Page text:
"But the main storyteller who bears the major narrative responsibility? I just don’t hear the voice of an actor I know."
I call several of the talent agents I’ve come to rely on for casting: Access, Innovative, CESD, Atlas and Abrams.
I sometimes call colleagues and other publishers for casting suggestions, though this time I wanted to first try auditioning from agents with whom I’ve been very successful in the past.
Based on my analysis of the script, I explain my view of the narrator and "ballpark" my needs to each agent:
  • male,
  • 40s,
  • lots of acting (as opposed to voice-over) experience,
  • good with Italian.
I fax the agents a script sample and rely on them to assess my needs, look briefly at the enclosed, and suggest appropriate talent.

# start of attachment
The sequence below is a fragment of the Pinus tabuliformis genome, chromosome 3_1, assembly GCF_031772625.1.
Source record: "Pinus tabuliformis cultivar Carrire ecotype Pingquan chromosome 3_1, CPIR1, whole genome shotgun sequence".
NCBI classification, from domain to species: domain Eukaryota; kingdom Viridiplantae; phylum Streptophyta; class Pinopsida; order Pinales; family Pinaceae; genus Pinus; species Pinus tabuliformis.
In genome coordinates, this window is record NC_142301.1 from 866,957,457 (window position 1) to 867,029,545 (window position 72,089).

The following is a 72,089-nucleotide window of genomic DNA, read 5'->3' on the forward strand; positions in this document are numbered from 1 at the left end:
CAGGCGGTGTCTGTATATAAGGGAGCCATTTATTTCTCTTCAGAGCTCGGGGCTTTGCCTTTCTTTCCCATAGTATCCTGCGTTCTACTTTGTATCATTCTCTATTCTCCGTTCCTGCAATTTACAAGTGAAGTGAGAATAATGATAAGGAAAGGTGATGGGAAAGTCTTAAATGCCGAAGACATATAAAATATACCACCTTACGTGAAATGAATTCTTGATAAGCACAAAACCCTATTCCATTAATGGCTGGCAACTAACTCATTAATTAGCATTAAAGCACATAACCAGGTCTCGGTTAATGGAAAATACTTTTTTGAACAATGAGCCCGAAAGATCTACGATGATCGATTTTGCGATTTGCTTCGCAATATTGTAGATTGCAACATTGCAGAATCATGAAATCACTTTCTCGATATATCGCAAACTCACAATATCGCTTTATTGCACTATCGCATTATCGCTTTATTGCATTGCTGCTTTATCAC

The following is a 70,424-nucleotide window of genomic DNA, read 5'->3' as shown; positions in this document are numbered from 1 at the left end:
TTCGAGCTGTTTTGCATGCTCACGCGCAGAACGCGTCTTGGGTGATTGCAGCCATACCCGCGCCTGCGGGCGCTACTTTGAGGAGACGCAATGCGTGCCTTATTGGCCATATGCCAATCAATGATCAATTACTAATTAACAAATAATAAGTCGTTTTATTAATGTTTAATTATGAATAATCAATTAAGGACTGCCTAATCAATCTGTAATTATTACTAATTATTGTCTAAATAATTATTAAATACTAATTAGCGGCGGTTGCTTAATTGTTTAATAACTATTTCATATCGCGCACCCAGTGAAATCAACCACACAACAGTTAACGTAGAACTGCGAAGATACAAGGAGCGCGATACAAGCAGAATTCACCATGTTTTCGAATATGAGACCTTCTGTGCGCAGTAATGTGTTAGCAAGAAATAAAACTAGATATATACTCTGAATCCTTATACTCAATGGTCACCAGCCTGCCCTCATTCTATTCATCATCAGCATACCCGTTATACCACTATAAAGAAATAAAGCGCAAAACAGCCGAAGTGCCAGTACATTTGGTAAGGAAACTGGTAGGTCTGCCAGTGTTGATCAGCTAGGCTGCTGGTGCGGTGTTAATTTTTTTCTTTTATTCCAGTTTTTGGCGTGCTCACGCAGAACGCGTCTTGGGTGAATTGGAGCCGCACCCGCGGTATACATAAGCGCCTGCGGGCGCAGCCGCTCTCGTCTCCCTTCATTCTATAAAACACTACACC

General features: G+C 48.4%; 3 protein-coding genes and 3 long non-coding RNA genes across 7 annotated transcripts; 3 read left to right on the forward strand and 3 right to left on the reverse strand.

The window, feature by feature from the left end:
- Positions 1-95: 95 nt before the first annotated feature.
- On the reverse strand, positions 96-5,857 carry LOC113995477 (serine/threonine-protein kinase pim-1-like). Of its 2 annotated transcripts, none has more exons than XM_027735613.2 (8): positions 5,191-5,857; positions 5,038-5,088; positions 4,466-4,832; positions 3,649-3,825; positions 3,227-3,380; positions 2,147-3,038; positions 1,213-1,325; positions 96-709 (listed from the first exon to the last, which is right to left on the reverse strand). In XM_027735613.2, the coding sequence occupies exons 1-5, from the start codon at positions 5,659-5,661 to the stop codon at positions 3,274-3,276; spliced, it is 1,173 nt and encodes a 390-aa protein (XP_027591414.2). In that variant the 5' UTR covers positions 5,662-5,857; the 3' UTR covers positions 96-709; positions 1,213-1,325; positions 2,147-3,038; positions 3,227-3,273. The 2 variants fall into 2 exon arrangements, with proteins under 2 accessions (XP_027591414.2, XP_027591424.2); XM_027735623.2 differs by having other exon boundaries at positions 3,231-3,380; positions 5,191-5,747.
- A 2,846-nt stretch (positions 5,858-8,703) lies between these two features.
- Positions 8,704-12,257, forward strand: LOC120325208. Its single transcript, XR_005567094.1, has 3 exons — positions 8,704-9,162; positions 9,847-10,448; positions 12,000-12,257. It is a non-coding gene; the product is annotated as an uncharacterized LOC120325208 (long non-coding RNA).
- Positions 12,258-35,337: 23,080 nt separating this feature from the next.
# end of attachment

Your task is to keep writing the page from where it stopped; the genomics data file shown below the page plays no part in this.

It’s not always easy for agents - who want their clients to work - to come up with the right people to audition. But producers like me rely on and need them to do just that, and we are so very grateful when good actors come to audition.
About 10 actors (more than 10 and you often, though not always, will get talent that just aren’t appropriate for the role) receive their script pages (‘sides’) in advance and come to our studio.
As the actor enters the booth, my goal is to let them begin with no instruction in order to understand how they intuitively respond to the work.
If I hear the actor emotionally connecting to the story, characters, and most importantly, the narration or storyteller, I will often ask them to go back to the beginning so that I can determine how they respond to direction.
When Dan began to speak, he was not only connected to the story and the storyteller, but to me.
My disbelief was suspended, fully and immediately.
His vocal quality - powerfully understated, almost a stage whisper at times - his interpretation of the characters, his depiction of their surroundings, perfectly matched what I heard in my head, if you will, while reading the text.